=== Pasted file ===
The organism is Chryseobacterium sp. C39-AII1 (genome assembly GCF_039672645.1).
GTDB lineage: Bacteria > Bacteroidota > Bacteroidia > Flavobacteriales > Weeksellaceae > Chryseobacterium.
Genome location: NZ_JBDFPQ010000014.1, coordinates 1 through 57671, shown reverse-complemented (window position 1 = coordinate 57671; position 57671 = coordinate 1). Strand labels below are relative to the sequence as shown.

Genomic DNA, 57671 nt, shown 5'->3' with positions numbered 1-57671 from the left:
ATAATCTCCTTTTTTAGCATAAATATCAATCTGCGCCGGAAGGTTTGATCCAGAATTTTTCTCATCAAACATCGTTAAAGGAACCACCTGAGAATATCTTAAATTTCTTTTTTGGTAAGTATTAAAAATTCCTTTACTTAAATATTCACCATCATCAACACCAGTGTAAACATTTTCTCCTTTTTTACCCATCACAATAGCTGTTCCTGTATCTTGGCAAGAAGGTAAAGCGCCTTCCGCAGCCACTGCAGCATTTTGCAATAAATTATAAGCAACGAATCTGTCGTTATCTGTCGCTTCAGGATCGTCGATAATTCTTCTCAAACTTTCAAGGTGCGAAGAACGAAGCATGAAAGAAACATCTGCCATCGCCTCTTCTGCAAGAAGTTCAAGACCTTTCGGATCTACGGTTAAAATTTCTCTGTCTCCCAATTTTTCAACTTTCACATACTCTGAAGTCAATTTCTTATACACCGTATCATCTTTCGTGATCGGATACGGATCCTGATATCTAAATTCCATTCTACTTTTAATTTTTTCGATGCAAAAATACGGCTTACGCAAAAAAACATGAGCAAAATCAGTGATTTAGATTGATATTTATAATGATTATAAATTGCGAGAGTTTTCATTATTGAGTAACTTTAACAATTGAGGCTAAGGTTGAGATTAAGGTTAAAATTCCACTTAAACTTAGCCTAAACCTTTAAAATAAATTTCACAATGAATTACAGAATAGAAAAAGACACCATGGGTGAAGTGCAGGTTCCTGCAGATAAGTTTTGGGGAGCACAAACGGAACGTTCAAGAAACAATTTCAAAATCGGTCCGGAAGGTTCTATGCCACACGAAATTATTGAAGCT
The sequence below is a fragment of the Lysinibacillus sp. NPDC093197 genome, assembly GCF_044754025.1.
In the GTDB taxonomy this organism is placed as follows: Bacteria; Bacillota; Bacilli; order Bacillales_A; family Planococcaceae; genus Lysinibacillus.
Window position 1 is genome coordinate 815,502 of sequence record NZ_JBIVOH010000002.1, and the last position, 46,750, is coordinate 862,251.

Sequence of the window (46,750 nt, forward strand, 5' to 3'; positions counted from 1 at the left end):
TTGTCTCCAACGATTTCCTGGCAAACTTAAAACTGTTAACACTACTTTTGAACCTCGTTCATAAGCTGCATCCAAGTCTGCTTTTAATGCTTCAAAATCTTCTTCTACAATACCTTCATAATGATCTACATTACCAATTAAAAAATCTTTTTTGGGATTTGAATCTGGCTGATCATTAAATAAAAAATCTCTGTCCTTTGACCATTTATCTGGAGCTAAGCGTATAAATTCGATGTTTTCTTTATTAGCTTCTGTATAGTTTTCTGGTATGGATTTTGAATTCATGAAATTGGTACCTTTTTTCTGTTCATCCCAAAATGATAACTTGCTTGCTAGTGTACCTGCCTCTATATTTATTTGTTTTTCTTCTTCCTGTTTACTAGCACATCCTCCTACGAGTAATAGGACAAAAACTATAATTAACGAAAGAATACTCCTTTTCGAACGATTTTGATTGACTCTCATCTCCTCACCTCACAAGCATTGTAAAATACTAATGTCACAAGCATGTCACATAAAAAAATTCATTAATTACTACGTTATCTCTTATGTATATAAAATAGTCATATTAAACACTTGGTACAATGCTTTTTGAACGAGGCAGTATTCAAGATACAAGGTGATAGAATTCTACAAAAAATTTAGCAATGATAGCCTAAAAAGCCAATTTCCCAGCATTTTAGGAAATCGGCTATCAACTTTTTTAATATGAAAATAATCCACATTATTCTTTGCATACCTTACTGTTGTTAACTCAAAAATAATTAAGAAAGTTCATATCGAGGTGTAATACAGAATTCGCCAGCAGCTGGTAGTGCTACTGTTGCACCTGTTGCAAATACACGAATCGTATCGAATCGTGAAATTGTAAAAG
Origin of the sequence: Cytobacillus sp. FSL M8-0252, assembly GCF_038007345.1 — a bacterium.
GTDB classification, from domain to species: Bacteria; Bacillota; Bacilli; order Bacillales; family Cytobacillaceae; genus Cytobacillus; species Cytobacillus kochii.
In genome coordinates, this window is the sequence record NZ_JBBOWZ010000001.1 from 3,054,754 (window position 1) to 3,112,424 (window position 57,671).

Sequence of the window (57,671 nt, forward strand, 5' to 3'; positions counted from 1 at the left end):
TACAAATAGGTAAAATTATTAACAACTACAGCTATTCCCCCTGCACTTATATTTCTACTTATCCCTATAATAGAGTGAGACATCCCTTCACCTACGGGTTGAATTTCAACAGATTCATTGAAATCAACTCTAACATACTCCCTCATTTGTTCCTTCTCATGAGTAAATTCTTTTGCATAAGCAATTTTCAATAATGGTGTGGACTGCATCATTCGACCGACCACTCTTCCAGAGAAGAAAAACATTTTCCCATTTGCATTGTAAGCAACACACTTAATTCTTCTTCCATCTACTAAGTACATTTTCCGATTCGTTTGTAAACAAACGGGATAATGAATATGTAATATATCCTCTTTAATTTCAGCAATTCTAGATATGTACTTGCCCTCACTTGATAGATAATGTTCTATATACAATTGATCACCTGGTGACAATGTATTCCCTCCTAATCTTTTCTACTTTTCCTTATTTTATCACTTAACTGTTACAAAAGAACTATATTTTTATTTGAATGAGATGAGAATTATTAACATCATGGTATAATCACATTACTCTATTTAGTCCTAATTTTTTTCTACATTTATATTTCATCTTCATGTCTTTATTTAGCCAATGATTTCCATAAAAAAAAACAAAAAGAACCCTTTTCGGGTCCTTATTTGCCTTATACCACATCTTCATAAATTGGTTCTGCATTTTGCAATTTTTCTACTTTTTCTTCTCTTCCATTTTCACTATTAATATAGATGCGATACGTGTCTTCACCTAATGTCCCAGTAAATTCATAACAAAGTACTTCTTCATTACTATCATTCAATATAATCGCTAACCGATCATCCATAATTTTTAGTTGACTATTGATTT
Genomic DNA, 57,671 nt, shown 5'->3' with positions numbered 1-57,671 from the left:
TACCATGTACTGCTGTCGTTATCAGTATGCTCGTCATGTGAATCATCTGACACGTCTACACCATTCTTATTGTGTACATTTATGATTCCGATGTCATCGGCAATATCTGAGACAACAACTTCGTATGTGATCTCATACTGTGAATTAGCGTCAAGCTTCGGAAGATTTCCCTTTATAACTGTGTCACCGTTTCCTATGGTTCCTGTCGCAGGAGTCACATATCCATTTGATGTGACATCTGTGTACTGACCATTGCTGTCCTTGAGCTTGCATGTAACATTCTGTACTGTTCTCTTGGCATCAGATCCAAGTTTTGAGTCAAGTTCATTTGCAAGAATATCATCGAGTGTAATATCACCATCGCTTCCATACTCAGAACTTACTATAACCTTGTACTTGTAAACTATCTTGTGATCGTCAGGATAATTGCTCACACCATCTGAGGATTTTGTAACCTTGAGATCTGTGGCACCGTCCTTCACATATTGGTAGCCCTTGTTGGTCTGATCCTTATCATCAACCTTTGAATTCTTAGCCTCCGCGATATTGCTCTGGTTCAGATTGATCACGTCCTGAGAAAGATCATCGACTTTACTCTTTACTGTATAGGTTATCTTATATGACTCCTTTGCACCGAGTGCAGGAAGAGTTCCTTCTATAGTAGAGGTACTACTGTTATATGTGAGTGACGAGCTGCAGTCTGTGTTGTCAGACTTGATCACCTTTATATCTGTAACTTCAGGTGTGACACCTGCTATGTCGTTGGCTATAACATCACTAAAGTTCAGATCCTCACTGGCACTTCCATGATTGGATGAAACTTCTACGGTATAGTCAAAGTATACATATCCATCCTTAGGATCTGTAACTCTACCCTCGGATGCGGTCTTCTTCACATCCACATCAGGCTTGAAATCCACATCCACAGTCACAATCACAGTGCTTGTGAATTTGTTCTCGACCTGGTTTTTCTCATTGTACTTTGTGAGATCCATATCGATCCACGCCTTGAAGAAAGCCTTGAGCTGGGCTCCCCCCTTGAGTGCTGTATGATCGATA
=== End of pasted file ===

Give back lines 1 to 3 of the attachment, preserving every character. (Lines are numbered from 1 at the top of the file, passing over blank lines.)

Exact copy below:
The organism is Chryseobacterium sp. C39-AII1 (genome assembly GCF_039672645.1).
GTDB lineage: Bacteria > Bacteroidota > Bacteroidia > Flavobacteriales > Weeksellaceae > Chryseobacterium.
Genome location: NZ_JBDFPQ010000014.1, coordinates 1 through 57671, shown reverse-complemented (window position 1 = coordinate 57671; position 57671 = coordinate 1). Strand labels below are relative to the sequence as shown.